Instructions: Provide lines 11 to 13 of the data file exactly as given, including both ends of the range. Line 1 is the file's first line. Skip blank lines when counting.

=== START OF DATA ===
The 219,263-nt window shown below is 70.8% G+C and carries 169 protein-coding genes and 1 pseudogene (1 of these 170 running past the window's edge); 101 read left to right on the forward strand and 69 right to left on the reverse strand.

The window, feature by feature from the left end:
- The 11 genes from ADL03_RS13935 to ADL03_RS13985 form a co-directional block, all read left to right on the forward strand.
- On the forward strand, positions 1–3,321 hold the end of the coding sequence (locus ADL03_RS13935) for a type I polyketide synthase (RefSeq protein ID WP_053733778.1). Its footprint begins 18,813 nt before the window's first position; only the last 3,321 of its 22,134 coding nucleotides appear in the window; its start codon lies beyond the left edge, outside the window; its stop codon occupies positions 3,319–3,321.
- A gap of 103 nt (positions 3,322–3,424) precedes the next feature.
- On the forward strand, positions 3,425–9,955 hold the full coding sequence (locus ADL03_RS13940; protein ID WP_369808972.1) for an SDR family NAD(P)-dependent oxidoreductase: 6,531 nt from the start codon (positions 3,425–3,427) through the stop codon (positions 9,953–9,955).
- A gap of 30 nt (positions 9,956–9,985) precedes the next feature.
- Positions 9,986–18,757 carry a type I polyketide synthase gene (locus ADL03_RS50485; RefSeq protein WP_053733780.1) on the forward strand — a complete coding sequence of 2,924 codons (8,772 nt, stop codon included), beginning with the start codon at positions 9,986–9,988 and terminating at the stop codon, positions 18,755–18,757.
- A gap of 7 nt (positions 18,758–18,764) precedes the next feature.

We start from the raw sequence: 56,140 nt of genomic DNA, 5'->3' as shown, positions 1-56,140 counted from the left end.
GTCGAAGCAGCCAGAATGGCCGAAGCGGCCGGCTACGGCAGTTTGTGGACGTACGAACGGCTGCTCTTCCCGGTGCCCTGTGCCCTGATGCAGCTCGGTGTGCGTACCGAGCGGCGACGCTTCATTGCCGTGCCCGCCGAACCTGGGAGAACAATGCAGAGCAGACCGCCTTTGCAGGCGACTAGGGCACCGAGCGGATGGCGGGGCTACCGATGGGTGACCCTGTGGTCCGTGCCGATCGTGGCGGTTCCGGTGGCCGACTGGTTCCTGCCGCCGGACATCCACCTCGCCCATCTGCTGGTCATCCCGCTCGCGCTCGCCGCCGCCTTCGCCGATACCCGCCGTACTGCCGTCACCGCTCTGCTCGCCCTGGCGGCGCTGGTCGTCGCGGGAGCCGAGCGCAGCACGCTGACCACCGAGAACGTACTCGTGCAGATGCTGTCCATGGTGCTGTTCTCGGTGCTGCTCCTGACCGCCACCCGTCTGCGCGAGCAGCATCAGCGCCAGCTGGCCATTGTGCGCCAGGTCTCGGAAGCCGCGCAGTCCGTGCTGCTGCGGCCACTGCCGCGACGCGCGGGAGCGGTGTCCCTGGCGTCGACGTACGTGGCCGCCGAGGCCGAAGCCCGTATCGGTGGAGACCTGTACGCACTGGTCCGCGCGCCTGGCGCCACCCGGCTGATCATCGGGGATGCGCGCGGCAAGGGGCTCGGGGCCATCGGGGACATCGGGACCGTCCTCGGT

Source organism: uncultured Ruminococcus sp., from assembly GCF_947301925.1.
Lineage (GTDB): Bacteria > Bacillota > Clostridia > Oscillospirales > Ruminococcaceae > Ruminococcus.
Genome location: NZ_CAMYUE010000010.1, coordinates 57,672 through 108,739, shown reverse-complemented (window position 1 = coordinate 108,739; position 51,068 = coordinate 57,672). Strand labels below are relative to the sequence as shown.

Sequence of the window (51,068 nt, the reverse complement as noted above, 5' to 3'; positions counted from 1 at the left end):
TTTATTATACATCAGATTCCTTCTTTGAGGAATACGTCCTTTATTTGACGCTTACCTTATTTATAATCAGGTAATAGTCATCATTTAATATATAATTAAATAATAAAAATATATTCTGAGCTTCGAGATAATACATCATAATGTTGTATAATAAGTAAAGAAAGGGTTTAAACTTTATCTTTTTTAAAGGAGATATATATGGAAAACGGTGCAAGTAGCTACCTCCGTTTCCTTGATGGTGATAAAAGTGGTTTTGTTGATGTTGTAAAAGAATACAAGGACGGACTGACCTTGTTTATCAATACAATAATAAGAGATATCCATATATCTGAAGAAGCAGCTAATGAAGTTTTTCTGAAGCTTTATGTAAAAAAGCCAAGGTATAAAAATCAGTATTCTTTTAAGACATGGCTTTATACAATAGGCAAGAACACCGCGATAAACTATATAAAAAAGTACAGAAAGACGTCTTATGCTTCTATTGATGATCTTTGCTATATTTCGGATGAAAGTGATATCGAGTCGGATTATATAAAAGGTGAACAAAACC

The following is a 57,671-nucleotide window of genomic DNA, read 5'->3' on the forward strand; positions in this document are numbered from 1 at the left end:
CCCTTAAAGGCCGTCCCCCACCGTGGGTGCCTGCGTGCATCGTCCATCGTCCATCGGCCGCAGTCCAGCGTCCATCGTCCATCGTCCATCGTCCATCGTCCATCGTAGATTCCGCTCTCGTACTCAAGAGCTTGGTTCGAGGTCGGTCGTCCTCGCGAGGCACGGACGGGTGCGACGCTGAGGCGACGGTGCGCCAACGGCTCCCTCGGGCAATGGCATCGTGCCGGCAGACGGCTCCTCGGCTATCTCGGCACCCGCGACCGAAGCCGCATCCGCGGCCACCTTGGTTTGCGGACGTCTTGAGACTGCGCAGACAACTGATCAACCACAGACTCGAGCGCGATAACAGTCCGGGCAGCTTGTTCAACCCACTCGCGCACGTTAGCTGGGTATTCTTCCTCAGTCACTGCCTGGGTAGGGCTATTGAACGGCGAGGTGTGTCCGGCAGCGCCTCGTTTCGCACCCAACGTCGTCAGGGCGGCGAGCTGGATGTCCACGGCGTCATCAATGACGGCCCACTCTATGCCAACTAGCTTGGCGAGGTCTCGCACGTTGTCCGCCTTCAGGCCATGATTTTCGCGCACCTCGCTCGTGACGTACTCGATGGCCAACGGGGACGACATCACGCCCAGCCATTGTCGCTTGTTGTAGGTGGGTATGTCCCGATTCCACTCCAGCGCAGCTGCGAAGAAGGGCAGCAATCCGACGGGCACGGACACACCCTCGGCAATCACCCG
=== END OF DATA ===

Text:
GTCGAAGCAGCCAGAATGGCCGAAGCGGCCGGCTACGGCAGTTTGTGGACGTACGAACGGCTGCTCTTCCCGGTGCCCTGTGCCCTGATGCAGCTCGGTGTGCGTACCGAGCGGCGACGCTTCATTGCCGTGCCCGCCGAACCTGGGAGAACAATGCAGAGCAGACCGCCTTTGCAGGCGACTAGGGCACCGAGCGGATGGCGGGGCTACCGATGGGTGACCCTGTGGTCCGTGCCGATCGTGGCGGTTCCGGTGGCCGACTGGTTCCTGCCGCCGGACATCCACCTCGCCCATCTGCTGGTCATCCCGCTCGCGCTCGCCGCCGCCTTCGCCGATACCCGCCGTACTGCCGTCACCGCTCTGCTCGCCCTGGCGGCGCTGGTCGTCGCGGGAGCCGAGCGCAGCACGCTGACCACCGAGAACGTACTCGTGCAGATGCTGTCCATGGTGCTGTTCTCGGTGCTGCTCCTGACCGCCACCCGTCTGCGCGAGCAGCATCAGCGCCAGCTGGCCATTGTGCGCCAGGTCTCGGAAGCCGCGCAGTCCGTGCTGCTGCGGCCACTGCCGCGACGCGCGGGAGCGGTGTCCCTGGCGTCGACGTACGTGGCCGCCGAGGCCGAAGCCCGTATCGGTGGAGACCTGTACGCACTGGTCCGCGCGCCTGGCGCCACCCGGCTGATCATCGGGGATGCGCGCGGCAAGGGGCTCGGGGCCATCGGGGACATCGGGACCGTCCTCGGT

Source organism: uncultured Ruminococcus sp., from assembly GCF_947301925.1.
Lineage (GTDB): Bacteria > Bacillota > Clostridia > Oscillospirales > Ruminococcaceae > Ruminococcus.